Mazda Moving Production of Next Mazda6 to Japan

By Sam Grossman | June 07, 2011
Mazda, in a move it is billing as a way of “increasing global manufacturing efficiencies,” has decided to move production of the next-generation Mazda6 to Japan. When the next 6 comes online, it will be produced at the automaker’s Hofu plant in Yamaguchi Prefecture. “Our intention is to transfer production of our next CD-car for North America from AutoAlliance International, and consolidate it at Hofu in order to improve production and investment efficiencies and optimize our business,” said Takashi Yamanouchi, representative director and chairman of the board, President and CEO of Mazda Motor Corporation. The Mazda6 (called Atenza in Japan) is currently being produced in three locations: the Hofu Plant, AutoAlliance facility in Flat Rock, Michigan, and FAW Car Co., Ltd. in Changchun, Jilin Province, China. Sales of North American version of the 6 have been flagging of late, and speculation had been rampant that the sedan would possibly be eliminated entirely. Mazda has been adamant that the 6 will continue, and today’s announcement is further clarification that the automaker is committed to producing a next-gen model. According to Yamanouchi, “The decision was made after carefully assessing all risks and opportunities, including global needs, changing demand in North America, and exchange rate exposure.” Although Mazda has decided to move plants, officials say the automaker is still committed to working with Ford, its joint venture partner in AAI since 1992. The Mazda6 will continue to be built at the AAI plant until the end of the current car’s life cycle, and Mazda is already involved in various studies with Ford about the future of AAI.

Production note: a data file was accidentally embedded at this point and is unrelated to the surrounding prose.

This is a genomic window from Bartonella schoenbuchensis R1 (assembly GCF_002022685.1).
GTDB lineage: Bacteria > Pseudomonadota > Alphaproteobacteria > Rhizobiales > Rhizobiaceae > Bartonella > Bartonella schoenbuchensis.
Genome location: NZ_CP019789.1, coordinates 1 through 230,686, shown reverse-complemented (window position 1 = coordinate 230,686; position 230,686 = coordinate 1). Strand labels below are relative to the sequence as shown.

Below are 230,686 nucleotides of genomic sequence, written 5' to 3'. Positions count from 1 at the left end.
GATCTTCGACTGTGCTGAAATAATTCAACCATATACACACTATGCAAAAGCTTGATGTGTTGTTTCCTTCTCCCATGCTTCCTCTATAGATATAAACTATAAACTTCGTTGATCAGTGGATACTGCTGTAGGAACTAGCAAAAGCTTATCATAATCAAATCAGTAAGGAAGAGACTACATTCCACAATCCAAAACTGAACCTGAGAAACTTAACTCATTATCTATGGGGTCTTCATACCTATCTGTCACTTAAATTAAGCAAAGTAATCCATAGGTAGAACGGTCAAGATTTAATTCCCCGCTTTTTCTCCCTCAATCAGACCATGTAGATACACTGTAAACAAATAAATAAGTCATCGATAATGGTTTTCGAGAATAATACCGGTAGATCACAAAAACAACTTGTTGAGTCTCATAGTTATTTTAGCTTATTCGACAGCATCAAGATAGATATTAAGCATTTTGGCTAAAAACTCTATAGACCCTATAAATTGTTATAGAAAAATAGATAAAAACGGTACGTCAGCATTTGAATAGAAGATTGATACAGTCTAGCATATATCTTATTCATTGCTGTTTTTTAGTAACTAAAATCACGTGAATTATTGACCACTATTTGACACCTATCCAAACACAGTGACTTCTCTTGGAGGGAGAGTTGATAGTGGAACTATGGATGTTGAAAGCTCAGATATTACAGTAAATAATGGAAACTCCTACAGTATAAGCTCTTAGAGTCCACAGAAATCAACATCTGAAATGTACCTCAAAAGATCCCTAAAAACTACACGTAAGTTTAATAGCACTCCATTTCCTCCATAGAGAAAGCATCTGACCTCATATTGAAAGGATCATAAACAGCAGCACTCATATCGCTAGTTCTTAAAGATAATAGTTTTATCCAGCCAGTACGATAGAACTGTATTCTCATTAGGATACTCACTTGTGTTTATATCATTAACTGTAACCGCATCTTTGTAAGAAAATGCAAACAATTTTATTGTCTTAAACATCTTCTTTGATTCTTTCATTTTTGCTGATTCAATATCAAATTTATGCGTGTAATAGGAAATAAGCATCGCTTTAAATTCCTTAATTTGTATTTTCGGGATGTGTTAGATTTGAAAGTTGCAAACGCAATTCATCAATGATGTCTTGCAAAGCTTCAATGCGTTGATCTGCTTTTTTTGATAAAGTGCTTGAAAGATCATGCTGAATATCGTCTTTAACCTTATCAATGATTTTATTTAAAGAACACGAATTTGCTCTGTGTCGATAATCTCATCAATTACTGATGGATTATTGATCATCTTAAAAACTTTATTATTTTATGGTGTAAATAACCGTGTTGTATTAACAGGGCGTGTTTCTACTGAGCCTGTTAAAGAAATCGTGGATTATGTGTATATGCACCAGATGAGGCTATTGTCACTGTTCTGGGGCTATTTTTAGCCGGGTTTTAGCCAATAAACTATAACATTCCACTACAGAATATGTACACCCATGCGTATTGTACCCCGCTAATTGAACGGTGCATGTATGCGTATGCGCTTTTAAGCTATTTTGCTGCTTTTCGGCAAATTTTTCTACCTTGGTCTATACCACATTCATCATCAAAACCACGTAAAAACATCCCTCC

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1 comments
Vancouver Dodge
Vancouver Dodge

After the massive earthquake and tsunami that hit Japan and the radiation leak the debilitated the country, the auto companies there sure had difficulty manufacturing vehicles. But the Japanese are THAT resilient and THAT productive. They are still bouncing back, and they bounce back harder. Reading this post make me feel amazed at the technology and the determination of the Japanese people to produce something.

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